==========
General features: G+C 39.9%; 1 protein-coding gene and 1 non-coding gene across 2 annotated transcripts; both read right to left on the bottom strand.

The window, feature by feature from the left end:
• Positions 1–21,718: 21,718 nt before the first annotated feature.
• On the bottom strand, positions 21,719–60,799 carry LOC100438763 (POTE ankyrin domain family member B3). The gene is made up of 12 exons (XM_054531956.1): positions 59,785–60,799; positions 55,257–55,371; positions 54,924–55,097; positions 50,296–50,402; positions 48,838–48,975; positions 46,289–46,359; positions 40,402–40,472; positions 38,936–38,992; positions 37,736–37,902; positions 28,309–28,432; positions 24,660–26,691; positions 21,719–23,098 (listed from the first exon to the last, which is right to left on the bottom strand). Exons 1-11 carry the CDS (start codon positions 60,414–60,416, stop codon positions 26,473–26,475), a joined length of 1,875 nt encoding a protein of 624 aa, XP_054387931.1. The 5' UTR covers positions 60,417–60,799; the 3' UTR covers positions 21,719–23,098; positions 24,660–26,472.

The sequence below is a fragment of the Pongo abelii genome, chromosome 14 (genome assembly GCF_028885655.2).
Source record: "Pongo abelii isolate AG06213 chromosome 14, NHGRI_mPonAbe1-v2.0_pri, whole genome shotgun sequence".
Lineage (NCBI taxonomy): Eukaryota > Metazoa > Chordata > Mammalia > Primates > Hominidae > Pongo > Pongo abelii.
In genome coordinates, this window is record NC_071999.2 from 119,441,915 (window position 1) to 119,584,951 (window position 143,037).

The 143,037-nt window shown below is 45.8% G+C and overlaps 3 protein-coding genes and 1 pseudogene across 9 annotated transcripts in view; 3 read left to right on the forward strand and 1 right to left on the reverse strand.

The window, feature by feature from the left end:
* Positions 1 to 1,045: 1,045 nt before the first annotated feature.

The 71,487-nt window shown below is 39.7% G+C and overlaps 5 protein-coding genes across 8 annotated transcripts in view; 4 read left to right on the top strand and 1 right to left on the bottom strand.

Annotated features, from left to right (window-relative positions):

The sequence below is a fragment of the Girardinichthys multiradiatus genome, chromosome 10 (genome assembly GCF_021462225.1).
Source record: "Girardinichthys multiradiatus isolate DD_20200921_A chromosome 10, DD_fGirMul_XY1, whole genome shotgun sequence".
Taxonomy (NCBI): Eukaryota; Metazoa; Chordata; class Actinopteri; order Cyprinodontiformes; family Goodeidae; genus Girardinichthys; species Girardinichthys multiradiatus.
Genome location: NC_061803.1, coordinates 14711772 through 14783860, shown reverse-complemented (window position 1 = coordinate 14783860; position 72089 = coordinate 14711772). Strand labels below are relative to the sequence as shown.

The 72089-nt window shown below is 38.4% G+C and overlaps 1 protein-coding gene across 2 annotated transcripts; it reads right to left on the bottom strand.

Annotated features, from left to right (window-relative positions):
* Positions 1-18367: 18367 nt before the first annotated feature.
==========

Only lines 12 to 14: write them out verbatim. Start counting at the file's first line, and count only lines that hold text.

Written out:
The 71,487-nt window shown below is 39.7% G+C and overlaps 5 protein-coding genes across 8 annotated transcripts in view; 4 read left to right on the top strand and 1 right to left on the bottom strand.

Annotated features, from left to right (window-relative positions):

The sequence below is a fragment of the Girardinichthys multiradiatus genome, chromosome 10 (genome assembly GCF_021462225.1).